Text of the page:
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28634: Pierre (Reply): Workers' Struggles (fwd)

From: Kawonabo1500@aol.com

Dear Lance,
         Sorry that you fell into a trap of answering to an event that was
put forward by the bosses of Grupo M two years ago to try to fight and
intimidate the SOCOWA workers at CODEVI who were demanding better working conditions.
Is there something wrong with demanding your rights on the job? Think about it!
         Recently responding to John, my post said, " Since April 2004, the
SOKOWA Workers-May First Federation - Batay Ouvriye at Grupo M - CODEVI Free
Trade Zone in Ouanaminthe won a big victory through their struggles to have
Collective Bargaining and Contract  for the first time in the History of
         This opened the way for all workers in the Free Trade Zone factories
to have
this right as unionized workers. Their struggles also establish a Historic
precedent that make it possible for the World Bank to change its criteria
conditioning their disbursements worldwide to social responsibility, and
sustainable development. Now, there are regulations for the right of workers
to organize,
collective bargaining, health rights and protection against unemployment.
       It was proven that the Workers' struggles were not to create conditions
to close down the factories  but on the contrary to create beter, humanely
sustainable conditions in the factories at CODEVI. All the talk in that June
10, 2004 article about a radical group was part of an unsavory propaganda
campaign by Grupo M officials to maintain sweatshop conditions in the
      You mentioned the following, "As for the Bataye folks themselves, their
prime motivation has nothing to do with helping poor workers and everything
to do with classwarfare.  Grupo M's closing a plant on the Dominican/Haiti
border is avictory in their eyes because heck, those rich, exploiting-classowners
must have lost millions on their ill-fated investment.  Take
that, you filthy capitalist roaders, etc. etc."
            Who are the Batay Folks? The dichotomy you are creating does not
exist in reality. When speaking about the Batay Folks, you are referring to
the organized workers themselves, in flesh, bones amd blood in factories, and on
plantations in at least 8 out of 10 Departments throughout the country. Those
of us outside of Haiti support their cause because, as workers ourselves, it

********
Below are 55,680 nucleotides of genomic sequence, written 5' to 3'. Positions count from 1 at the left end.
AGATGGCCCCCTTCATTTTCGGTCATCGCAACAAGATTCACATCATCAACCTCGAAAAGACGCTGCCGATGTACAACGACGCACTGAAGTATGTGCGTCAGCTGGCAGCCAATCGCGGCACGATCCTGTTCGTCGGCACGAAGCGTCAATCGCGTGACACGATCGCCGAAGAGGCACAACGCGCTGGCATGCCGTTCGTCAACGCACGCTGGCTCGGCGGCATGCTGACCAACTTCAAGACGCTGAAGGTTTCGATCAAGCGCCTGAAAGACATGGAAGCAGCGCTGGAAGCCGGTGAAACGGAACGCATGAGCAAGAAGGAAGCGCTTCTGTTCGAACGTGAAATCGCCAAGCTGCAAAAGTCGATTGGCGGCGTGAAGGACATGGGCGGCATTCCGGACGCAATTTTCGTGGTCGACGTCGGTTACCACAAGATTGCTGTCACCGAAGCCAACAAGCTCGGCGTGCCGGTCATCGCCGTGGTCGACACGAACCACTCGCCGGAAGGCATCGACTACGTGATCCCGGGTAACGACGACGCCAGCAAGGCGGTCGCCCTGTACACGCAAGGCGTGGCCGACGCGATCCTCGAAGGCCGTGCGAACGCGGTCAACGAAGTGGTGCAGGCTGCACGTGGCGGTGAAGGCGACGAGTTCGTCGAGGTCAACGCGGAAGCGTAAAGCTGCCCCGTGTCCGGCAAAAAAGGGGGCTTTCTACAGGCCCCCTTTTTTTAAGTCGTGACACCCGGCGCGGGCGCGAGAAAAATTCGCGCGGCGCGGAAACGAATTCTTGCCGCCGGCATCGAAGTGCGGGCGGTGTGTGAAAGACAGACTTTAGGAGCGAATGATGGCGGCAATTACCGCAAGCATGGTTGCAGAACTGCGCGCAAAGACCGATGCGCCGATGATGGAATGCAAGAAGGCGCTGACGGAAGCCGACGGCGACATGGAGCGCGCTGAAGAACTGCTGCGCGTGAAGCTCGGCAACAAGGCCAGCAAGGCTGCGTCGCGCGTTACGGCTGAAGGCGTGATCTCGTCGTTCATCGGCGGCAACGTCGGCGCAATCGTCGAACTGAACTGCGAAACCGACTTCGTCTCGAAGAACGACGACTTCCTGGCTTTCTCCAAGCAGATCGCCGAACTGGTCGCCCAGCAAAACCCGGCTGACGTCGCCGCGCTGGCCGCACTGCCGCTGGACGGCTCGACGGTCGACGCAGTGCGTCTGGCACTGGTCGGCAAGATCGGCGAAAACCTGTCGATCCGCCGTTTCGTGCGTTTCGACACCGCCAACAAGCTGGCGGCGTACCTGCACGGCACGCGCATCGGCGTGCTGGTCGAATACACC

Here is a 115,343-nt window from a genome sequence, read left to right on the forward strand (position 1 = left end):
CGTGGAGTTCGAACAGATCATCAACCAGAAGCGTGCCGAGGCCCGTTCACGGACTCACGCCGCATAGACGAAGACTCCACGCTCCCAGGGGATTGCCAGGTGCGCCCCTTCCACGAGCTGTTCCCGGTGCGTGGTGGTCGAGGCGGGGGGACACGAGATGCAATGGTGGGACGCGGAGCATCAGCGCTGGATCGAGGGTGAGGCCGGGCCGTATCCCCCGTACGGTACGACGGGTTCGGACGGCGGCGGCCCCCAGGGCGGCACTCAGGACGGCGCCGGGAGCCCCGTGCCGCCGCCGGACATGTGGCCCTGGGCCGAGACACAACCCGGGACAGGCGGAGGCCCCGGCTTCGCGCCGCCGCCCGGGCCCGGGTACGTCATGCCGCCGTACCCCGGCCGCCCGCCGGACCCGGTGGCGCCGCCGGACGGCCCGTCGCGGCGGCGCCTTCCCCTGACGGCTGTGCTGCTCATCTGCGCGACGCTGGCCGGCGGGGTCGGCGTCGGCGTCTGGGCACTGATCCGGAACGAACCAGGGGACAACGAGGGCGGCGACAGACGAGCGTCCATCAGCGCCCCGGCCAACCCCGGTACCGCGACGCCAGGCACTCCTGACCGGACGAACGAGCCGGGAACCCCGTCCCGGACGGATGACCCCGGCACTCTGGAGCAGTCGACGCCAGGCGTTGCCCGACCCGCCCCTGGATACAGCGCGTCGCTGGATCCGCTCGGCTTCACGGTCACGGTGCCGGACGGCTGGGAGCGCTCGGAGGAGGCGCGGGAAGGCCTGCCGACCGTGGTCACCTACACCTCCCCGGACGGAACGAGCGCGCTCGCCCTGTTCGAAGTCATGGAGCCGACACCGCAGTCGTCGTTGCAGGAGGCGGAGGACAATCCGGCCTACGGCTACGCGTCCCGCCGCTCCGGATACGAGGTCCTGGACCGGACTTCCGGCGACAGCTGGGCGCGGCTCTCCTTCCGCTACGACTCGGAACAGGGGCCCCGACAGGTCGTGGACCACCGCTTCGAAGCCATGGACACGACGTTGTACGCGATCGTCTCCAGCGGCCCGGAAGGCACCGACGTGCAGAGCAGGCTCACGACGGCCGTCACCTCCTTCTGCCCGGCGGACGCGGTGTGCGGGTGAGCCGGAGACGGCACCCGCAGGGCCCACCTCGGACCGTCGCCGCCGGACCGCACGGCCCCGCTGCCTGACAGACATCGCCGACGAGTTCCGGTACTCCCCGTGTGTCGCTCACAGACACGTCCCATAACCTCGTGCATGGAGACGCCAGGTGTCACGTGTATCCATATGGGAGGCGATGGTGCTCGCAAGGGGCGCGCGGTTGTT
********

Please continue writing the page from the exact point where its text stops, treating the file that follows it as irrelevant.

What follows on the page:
is our cause too.  Does it make sense that the workers would do anything to
close down their jobs? They simply demand better working conditions.
          As for the class warfare, the workers did not create it. As a
matter of fact, they are the victims of the class warfare the capitalists launched
against them for two hundred years already. Therefore, they have a right to
fight for better working conditions and the right to organize themselves. During
slavery, there was full employment. The slaves had to fight valiantly for two
hundred years to change those working conditions. Don't forget history, man!
    You said, "Thoughtful people might ask themselves a simple question (:)
If it is so
easy to make a fortune exploiting poor factory workers earning the
Haitian minimum wage, why are there so few export-oriented factories in
      The whole thrust of the 2006 Elections in Haiti was to push forward
Haiti's tutelage under the Interim Cooperation Framework that sets the legal
basis to establish Free Trade Zones throughout the country. This means nothing
less than brutal working-class exploitation. The workers must brace themselves to
struggle for better working conditions and the right to set up Unions. That's
a necessity. Anyone who suggests otherwise must be one of those capitalists
waiting to exploit the workers to their bones, in other words, "Plimen Poul la,
Pa Kite l Rele" (Pluck the Chicken but don't let it scream).
   You concluded, "No doubt $3/day labor had initially looked attractive to
Grupo M.  My
guess is that they underestimated the many other quite substantial
costs which anyone manufacturing in Haiti has to cover.  In reality,
Bataye's labor activities, while no doubt a factor, were probably only
the proverbial straw that broke the camel's back."
   Unfortunately, and contrary to what John Helmstead thought, your
statements are a de facto endorsement and strong defense of the capitalist class
against the fundamental interests of the working class in Haiti.
     You see, Lance, sometimes silence is more illuminating than just saying
things especially when you did not read the date of the occurrence of an event
and did not do the necessary research to provide an intelligent response.
Mario Pierre